We lost Larry Milligan and Anita Stewart this year, two Canadian agri-food giants who changed the very culture of the way we look at food here, as well as our access to it.
Writing about their passing is heartbreaking. I had strong ties to them both.
Larry gave me my break at the University of Guelph 33 years ago. He hired me to get the public interested in research via the media, and to help create a culture that supports it.
For her part, Anita was a kindred spirit in communicating with the public. As a food author and culinary advocate, she tirelessly underlined the intrinsic but poorly understood connection between agriculture and food.
Larry and Anita were committed to the best interests of the agri-food system. I’ve never really thought about them in tandem. But it’s fascinating to consider how their separate yet collective contributions set the table for the current and next chapter of food in our province.
Larry’s career at the University of Guelph started in 1986, when he was hired as the Dean of Research. He came to Guelph with a reputation as one of Canada’s top animal scientists and departmental administrators, having served as chair of the Department of Animal Science at the University of Alberta.
Larry arrived in Guelph at a time when huge changes were underway at many research-intensive Canadian universities. Increasing emphasis was being put on the research portfolio, as institutions recognized the excitement, prestige and support that accompanied a vigorous graduate studies program.
Administratively, that development included advancing the research lead from a deanship to a vice-presidency…a change that took place at the University of Guelph in 1990, when Larry became the university’s first vice-president of research.
He had many achievements at Guelph, but by far the greatest was the development of the OMAFRA – U of G partnership for research, now the Ontario Agri-food Innovation Alliance.
Through this initiative, which was renewed in 2018 for a 10-year period for $713 million, the ministry and the university work together to advance research and innovation that contributes to the success of the province’s agri-food sector and promotes rural economic development.
Research, laboratory, and veterinary capacity programs operated through the Alliance ensure Ontarians have access to healthy, safe food. As well, they help farmers and businesses have the information they need to be productive, sustainable and resilient.
All this means you see Larry’s legacy every time you shop for food and pick out Ontario-grown products. Farmers are huge supporters of research, and it was Larry and the team he worked with that modernized and formalized the province’s agri-food research system, so farmers would have access to new varieties and new approaches to food production.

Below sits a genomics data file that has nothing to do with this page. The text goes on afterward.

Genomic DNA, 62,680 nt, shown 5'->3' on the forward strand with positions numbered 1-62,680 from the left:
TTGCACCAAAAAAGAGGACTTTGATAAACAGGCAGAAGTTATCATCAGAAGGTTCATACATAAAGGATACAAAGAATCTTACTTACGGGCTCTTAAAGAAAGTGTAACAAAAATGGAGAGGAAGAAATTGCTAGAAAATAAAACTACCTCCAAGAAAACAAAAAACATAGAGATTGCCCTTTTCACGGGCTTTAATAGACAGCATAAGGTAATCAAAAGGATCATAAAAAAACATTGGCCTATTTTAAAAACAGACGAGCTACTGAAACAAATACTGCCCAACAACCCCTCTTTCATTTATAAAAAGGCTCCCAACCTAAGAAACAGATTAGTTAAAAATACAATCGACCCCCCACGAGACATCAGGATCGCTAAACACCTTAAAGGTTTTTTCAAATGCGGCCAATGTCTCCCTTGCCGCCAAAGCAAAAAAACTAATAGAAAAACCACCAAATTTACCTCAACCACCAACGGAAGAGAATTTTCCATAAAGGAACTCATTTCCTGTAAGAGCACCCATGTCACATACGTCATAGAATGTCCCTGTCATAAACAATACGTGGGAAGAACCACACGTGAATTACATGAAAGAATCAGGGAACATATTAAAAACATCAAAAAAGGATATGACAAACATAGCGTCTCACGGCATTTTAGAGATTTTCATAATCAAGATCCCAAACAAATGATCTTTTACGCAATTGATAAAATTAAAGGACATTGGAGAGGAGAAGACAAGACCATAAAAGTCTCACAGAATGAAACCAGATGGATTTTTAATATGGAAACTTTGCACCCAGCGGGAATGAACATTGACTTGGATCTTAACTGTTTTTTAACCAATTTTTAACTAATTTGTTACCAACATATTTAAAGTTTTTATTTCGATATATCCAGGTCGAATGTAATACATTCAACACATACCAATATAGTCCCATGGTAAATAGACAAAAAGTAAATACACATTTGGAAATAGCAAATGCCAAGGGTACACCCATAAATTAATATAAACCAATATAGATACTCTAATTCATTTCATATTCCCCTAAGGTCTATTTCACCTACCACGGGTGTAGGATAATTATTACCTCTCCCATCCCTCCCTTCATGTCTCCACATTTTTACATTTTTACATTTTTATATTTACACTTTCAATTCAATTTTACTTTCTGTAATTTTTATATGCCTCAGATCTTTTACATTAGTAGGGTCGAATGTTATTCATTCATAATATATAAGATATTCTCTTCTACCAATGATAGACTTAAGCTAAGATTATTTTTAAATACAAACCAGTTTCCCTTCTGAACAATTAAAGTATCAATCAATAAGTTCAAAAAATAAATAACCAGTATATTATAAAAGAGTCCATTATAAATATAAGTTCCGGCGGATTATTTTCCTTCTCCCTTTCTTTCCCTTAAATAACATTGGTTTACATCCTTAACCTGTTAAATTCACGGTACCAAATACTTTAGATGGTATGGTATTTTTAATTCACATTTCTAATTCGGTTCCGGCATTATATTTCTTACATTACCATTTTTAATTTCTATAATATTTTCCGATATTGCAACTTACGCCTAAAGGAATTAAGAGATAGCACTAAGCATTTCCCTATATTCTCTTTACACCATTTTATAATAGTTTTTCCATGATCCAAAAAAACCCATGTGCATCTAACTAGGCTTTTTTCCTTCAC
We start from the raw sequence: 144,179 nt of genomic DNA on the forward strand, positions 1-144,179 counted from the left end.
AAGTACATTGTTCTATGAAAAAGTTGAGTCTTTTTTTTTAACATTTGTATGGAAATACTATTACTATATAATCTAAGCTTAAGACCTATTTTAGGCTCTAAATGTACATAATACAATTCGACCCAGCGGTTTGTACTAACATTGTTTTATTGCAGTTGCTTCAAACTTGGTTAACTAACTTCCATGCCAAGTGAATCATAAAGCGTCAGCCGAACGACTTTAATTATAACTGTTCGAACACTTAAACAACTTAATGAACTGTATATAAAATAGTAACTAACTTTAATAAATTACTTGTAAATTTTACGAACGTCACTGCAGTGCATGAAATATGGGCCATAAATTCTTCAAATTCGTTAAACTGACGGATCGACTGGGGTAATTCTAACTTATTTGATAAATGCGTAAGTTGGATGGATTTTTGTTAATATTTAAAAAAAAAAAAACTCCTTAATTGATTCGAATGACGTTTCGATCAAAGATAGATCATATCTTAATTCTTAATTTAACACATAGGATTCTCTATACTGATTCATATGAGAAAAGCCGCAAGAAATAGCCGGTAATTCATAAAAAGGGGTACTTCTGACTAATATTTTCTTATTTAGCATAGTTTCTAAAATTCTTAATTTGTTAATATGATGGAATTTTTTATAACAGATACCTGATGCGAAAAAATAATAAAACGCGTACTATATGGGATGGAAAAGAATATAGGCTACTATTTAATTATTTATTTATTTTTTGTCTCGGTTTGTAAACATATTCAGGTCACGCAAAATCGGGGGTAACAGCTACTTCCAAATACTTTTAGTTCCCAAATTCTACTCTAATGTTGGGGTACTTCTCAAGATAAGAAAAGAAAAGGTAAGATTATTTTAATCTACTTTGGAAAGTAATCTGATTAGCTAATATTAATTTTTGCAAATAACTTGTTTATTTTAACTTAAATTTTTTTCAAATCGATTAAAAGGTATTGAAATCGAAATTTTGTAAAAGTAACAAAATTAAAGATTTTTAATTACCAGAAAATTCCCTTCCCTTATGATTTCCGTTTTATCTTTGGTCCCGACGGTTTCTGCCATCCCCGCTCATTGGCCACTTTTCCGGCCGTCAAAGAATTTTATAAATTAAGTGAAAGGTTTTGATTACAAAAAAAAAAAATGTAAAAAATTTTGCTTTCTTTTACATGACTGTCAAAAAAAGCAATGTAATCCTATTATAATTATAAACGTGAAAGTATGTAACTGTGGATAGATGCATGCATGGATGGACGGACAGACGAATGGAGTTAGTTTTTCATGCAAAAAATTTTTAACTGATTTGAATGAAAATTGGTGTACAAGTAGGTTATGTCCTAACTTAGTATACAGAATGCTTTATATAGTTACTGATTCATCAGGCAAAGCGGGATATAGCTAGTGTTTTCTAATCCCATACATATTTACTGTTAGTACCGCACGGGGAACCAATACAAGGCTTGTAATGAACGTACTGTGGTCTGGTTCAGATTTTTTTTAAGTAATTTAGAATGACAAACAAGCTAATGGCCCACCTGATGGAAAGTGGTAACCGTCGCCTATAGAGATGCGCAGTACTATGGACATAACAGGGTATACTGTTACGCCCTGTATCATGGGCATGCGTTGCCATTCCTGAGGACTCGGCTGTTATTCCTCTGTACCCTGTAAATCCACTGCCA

Here’s the synergy.
For her part, Anita worked tirelessly to promote the farmers who produced the food that emanated from the program that Larry was pivotal in establishing. What a one-two combination.
Anita was widely and accurately regarded in Canada as the heart of the local food movement here. I’ve written about her often in The Grower, about her immovable, nationalistic, and pioneering perspectives on Canadian food.
Fruit and vegetables from our country were among her favourites, and she could describe them with mouth-watering accuracy.
But it was the assault on Canada’s beef sector that inspired her to start in 2003 what would become Food Day Canada to support beleaguered beef producers who’d been hammered by the BSE crisis.
“I said then, and I still do now, that if we don’t get behind these farmers and keep them in business, we won’t have them,” she told me for an article about Food Day Canada in 2017. “Then what? Wait for other countries to come and dump whatever food they have extra on our doorstep?”
That concern escalated when, a year later, U.S. President Donald Trump was pouring billions of dollars into farm aid for American producers. That gave U.S. farmers a leg up on our own producers who didn’t have access to such a vault.
Anita again urged Canadians to get behind those who produce and prepare food here.
“Nothing is more patriotic – or more environmentally responsible – than feasting on our local northern bounty,” she said. “Even though, for years eating locally has been a movement and a way of life for many Canadians from every corner of the nation, this year is a watershed moment. If there ever was a time to eat like a Canadian, cook like a Canadian and shop like a Canadian, it’s now.”
Anita uniquely understood and championed the connection between farming and cuisine, including the research that leads to new varieties. She worked with food scientists and others at the University of Guelph – which officially named her its food laureate – to create the first and only Guelph Food Inventory, way back in 1999.
The university has named scholarships in the names of both Larry and Anita. And rightly so. They blazed trails that allowed it to claim it’s Canada’s Food University. Theirs is an indelible legacy.